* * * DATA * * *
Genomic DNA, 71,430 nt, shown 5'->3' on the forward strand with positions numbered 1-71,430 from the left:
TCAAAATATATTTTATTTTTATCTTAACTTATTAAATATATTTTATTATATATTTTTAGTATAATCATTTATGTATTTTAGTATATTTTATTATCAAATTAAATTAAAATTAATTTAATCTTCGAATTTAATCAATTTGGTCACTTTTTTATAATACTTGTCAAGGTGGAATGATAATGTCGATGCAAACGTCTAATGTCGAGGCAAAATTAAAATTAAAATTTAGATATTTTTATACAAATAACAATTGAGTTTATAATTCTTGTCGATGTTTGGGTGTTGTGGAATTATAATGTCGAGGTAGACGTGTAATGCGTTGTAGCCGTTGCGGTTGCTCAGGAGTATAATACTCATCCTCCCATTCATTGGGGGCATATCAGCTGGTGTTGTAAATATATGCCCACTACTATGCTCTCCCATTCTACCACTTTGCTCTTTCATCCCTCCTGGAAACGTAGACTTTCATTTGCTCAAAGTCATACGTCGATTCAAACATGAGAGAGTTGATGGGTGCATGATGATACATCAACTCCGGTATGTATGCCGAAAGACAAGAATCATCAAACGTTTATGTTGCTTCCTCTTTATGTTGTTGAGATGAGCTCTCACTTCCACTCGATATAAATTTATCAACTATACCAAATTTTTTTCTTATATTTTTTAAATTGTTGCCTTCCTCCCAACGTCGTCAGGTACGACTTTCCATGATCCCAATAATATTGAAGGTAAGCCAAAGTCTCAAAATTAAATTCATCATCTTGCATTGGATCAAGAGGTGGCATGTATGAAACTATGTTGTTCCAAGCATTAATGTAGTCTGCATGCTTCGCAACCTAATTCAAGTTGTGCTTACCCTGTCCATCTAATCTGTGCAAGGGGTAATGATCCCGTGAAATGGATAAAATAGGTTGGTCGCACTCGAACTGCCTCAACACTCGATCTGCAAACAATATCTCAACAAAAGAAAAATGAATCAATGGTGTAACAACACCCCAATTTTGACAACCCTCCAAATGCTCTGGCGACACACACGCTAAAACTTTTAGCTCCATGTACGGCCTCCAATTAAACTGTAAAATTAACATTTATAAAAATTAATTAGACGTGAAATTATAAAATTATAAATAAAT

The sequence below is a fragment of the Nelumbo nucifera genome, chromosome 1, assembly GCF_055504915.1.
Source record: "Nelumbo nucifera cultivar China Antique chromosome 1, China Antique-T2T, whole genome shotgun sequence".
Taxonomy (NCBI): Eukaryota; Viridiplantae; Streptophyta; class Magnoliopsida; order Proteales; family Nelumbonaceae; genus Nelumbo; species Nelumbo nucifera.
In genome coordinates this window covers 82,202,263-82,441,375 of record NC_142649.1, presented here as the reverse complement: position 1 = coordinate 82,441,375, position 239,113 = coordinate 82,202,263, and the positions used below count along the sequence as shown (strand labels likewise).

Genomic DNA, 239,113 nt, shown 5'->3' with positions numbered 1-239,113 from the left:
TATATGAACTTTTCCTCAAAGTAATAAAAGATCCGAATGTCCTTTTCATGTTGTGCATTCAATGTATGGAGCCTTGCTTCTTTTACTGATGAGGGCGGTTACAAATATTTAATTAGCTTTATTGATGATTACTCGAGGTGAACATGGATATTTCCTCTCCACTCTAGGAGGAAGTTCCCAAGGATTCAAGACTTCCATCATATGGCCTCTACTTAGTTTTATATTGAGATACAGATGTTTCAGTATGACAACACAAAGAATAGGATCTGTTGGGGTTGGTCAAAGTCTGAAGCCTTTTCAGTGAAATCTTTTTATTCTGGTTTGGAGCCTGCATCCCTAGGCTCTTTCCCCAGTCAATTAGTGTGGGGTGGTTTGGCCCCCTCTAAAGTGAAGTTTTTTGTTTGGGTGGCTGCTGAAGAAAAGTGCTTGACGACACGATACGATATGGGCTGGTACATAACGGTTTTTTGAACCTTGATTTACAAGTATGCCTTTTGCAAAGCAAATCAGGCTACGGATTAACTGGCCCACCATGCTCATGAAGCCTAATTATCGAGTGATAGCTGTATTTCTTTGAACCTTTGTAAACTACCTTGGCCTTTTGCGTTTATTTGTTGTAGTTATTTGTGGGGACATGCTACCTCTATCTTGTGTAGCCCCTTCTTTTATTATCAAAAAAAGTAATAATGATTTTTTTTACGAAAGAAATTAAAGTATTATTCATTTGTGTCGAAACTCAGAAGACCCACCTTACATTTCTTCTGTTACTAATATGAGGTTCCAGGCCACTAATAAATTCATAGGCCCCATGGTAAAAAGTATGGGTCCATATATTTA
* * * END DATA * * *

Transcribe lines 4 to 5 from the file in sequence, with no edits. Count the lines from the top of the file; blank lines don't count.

Source record: "Nelumbo nucifera cultivar China Antique chromosome 1, China Antique-T2T, whole genome shotgun sequence".
Taxonomy (NCBI): Eukaryota; Viridiplantae; Streptophyta; class Magnoliopsida; order Proteales; family Nelumbonaceae; genus Nelumbo; species Nelumbo nucifera.